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World J Gastrointest Oncol. 2010 May 15; 2(5): 247–250.
Published online 2010 May 15. doi:  10.4251/wjgo.v2.i5.247
PMCID: PMC2999185

Embryonal sarcoma of the liver with chondroid differentiation


A 31-year-old female complained of upper abdominal and back pain. Laboratory tests showed elevated levels of aspartate aminotransferase, alanine aminotransferase and α-fetoprotein. Computed tomography revealed that the tumor, measuring 14.5 cm × 10.4 cm, occupied the anterior and medial segments of the liver and consisted of multicystic and solid lesions. The preoperative diagnosis was a hepatic cystadenocarcinoma. The operation was performed urgently because of tumor rupture. Histopathologically, spindle and asteroid cells were found to have proliferated diffusely. There were no neoplastic epithelial tumor cells. Tumor cells had periodic acid-Schiff-positive hyalin globules. At the periphery, trapped normal bile duct cells were observed. The final diagnosis was embryonal sarcoma of the liver (ESL). Interestingly, irregular islands of chondrosarcoma-like lesions were found in the tumor and the tumor-associated vascular endothelium showed immunoreactivity for KIT. Two months after the operation, the tumor recurred. At 6 mo follow-up, the patient is alive with the disease and undergoing chemotherapy. This is the first report of ESL with chondroid differentiation.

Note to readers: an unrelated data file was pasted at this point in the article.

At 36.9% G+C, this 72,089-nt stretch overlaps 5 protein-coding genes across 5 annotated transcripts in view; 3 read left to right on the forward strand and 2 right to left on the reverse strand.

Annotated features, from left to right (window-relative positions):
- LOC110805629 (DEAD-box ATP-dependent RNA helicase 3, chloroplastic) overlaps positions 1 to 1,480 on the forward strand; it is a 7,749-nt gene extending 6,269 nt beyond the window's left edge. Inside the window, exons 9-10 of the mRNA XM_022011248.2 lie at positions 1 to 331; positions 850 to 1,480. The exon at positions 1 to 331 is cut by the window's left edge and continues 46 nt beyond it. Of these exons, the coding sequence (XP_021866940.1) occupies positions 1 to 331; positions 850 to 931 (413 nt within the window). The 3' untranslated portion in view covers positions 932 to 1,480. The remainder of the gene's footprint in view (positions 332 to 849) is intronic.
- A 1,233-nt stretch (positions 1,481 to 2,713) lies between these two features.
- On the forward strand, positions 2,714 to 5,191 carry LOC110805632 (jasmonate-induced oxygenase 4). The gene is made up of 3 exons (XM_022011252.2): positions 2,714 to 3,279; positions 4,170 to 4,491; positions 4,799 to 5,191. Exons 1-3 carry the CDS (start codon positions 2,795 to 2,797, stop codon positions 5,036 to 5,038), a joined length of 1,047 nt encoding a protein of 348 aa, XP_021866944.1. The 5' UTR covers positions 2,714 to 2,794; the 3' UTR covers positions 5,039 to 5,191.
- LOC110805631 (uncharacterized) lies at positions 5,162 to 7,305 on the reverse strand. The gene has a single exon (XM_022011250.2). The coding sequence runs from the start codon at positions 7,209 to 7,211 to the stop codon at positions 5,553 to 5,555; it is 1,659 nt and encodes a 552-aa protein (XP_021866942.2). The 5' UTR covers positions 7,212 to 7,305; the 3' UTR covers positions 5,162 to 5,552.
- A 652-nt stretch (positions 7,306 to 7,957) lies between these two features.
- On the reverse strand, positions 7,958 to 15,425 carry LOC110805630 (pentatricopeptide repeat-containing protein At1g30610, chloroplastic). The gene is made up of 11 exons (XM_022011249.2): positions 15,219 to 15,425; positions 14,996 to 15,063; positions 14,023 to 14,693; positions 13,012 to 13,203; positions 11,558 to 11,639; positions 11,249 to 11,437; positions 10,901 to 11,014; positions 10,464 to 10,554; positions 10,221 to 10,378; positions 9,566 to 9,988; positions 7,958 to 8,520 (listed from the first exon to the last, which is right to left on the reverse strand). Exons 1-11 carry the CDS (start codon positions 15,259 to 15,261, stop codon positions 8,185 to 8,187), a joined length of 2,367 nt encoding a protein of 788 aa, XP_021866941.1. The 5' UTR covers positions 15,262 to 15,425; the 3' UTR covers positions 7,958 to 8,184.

Keywords: Chondroid differentiation, Undifferentiated sarcoma, Adult, Liver tumor, Immunohistochemistry


Primary malignant mesenchymal tumors of the liver are rarer than epithelial neoplasms and account for no more than 2% of all primary hepatic tumors[1]. Embryonal sarcoma of the liver (ESL) is a rare pediatric malignant tumor and only 16% of the primary hepatic sarcoma[1]. It was first documented by Stocker and Ishak in 1978[2]. Although more than half of patients with ESL are between 6 and 10 years of age, ESL does occur in adults. ESL has generally been considered an aggressive neoplasm with an unfavorable prognosis. However, recent reports have demonstrated that multimodal treatment of ESL can improve survival and potentially cure ESL in adults[1,3,4]. ESL is a primitive neoplasm of mesenchymal origin. ESL tumors have frequently been defined as undifferentiated sarcoma but have also been referred to as primary sarcoma and malignant mesenchymoma because some cases show divergent characteristics. Another tumor showing similar pathological features to ESL is anaplastic sarcoma of the kidney (ASK). Vujanić et al[5] reported 20 cases of this unusual renal neoplasm. This tumor is also composed of spindle cells proliferation with anaplastic change. A point of difference is that chondroid differentiation is seen frequently in ASK but not in ESL. In the present case, we found chondrosarcoma-like lesions in the tumor. To the best of our knowledge, this is the first report of ESL with chondroid differentiation.